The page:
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Author Topic: District of Columbia  (Read 217649 times)

1995hoo

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Re: District of Columbia
« Reply #825 on: August 23, 2018, 07:38:48 PM »

Perusing this thread again while eating dinner (my wife's out of town) and the uncovering (and removal) of the I-695 sign prompts me to suggest that anyone interested in the remaining older signs in the District should try to see them sooner rather than later. As of this past Monday afternoon, at least, the wall-mounted BGS with the I-95 territory-named shield located underneath the L'Enfant Promenade was still in place; that sign and its neighbor both also have unusual arrows. The two ancient LGSs on the 12th Street Expressway were still there too; I expect those might be the next signs to be replaced because they're really in quite terrible shape with the green peeling off in various spots.

I asked Dave Dildine whether the I-66 project involved replacing the whole sign bridge or just the BGS(s), but he didn't respond. Don't know if I'll get over that way this weekend. I sometimes drive to work on Friday but haven't decided about tomorrow yet (and getting across town from the convention center area is a nuisance at midday anyway).

Speaking of territory-named shields, BTW, it's  interesting to see that long-lost I-695 shield was neutered. Back then DC signs often had "District of Columbia" spelled out in the "state" name spot.
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"That sounded stupid, didn't it?"—Kolzig, to the same reporter a few seconds later.

1995hoo

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Re: District of Columbia
« Reply #826 on: August 23, 2018, 08:43:40 PM »

….

(Hats off to our own Mike Tantillo as well, who was interviewed by Dave for the upcoming story)

The story, with several photos, is now online: https://wtop.com/dc-transit/2018/08/bidding-a-final-farewell-to-a-dc-ghost-road/slide/1/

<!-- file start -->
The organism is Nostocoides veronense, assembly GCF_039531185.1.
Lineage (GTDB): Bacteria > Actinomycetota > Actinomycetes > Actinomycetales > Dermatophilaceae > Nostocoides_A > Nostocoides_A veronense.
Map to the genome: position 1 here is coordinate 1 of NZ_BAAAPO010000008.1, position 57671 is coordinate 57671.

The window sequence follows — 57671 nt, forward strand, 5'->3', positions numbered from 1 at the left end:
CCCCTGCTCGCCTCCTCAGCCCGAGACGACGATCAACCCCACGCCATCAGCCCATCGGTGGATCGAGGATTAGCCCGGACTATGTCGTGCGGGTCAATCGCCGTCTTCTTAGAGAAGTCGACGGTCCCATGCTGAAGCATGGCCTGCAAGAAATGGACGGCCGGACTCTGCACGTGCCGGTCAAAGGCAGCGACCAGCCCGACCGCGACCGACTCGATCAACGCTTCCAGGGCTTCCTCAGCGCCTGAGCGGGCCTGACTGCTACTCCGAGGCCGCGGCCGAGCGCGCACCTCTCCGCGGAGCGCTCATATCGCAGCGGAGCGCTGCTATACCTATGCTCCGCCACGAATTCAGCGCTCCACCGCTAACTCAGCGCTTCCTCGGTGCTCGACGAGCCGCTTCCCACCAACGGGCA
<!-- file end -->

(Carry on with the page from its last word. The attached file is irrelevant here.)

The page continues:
Quote
Mike Tantillo, a transportation engineer and road enthusiast, was not associated with the work but couldn’t resist stopping by to watch the operation from afar.

“This is a piece of history that has been unearthed almost like an archaeological dig,” Tantillo said. “This is something that has been hidden for many generations and decades.”

Situated in the middle of the structure, the two faded signs for I-66 and E Street have been pummeled by countless snow and windstorms over the years, but Tantillo said sunlight took a greater toll.

“Typically, modern signs have a warranty on the reflective sheeting of about 10 to 15 years, though the “retroreflectivity” of the sheeting could last 25 years under the right circumstances.”

Tantillo, a traffic device expert, said that the signage could have exceeded its life expectancy since it faced north, away from the direct rays of the sun.

“For signs to last 50 years – those are absolutely ancient,” Tantillo said.

The story ends with a rather ominous note that underscores my earlier point about seeing the remaining old signs while you still have the chance:

Quote
A full-scale overhaul of the District’s highway signs could be on the horizon. DDOT recently secured funding from the Federal Highway Administration for a project, currently in a procurement phase, that will evaluate and possibly revamp highway signage throughout the city to ensure compliance with federal standards.

There's still some button copy left on I-395 and that paragraph suggests it's not long for this world.
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"You know, you never have a guaranteed spot until you have a spot guaranteed."
—Olaf Kolzig, as quoted in the Washington Times on March 28, 2003,